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Old 5th Jan 2019, 03:38
  #27 (permalink)  
Join Date: Dec 2018
Location: Earth
Posts: 19
BPF has a great point, as does your (Genghis) comment about identifying the initial problem via lower than expected climb performance. On my ATP checkride, we were on a normal climbout (in a Baron) and I noticed that I just wasn't getting the climb performance I expected. At that point I had a grand total of 4.5 hours in that aircraft so I was by no means an expert, but still, I noticed it. Turns out that the sun was shining right on the landing gear indicator lights and when I raised the landing gear handle I simply couldn't tell that the 3 green lights never went out and I assumed that they did because they always had in the past. Turns out we had a stuck weight on wheels switch and the gear was stuck down. My check airman let me handle everything and we landed uneventfully. That entire event goes back to basic airmanship. Did we repeat the after takeoff tasks by rote memory or did we actually confirm that the gear came up? During our climb check, did we compare actual vs. expected climb performance? Before landing, did we use every available resource to confirm the condition of the landing gear before actually landing? A break in basic airmanship with the erroneous gear-up confirmation was caught later on by noticing the climb performance discrepancy. If I hadn't noticed that, we could potentially have completed the entire first half of the checkride with the gear hanging, most likely with a gear overspeed in there somewhere. Because the sun was shining right on the gear lights and I was a bit complacent when calling/confirming gear up after takeoff.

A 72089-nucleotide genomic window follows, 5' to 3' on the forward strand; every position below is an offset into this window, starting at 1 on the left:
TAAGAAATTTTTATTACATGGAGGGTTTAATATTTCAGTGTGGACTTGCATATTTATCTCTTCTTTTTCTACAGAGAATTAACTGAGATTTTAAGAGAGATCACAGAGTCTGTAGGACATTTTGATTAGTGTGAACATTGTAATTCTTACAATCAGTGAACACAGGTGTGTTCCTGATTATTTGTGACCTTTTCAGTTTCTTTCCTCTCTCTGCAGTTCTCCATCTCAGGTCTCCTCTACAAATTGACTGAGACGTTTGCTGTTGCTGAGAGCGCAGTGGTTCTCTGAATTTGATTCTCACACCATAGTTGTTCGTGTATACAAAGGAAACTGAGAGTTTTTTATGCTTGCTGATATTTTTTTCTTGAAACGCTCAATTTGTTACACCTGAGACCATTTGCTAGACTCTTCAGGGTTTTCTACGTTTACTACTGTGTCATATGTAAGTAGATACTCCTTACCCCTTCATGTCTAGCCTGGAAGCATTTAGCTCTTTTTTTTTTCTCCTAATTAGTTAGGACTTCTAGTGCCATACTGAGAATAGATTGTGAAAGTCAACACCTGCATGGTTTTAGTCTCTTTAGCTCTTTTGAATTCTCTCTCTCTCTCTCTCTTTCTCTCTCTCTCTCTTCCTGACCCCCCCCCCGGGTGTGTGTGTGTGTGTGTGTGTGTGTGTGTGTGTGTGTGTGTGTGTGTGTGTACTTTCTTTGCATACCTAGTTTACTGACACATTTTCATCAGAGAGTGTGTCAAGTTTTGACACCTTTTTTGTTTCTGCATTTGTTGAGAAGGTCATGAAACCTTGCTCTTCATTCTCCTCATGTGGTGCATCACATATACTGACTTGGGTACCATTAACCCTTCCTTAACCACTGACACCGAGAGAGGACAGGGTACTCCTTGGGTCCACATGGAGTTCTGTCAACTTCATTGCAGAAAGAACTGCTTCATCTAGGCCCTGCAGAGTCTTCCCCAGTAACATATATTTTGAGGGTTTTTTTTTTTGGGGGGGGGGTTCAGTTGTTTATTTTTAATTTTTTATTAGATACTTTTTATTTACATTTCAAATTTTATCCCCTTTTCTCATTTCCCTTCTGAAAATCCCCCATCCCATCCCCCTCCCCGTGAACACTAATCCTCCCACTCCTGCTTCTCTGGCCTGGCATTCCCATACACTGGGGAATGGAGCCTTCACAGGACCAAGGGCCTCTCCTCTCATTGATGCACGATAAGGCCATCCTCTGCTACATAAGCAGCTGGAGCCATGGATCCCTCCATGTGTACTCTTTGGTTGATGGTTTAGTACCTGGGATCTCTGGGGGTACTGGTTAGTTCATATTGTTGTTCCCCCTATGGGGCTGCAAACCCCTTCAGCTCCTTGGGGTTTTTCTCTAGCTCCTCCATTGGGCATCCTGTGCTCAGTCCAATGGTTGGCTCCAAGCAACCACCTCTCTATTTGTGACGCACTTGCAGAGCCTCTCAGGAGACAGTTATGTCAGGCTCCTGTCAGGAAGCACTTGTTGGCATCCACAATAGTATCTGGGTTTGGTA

100% correct on foundational flying skills being key to not only handling an inflight emergency, but also in noticing the problem in the first place.
flensr is offline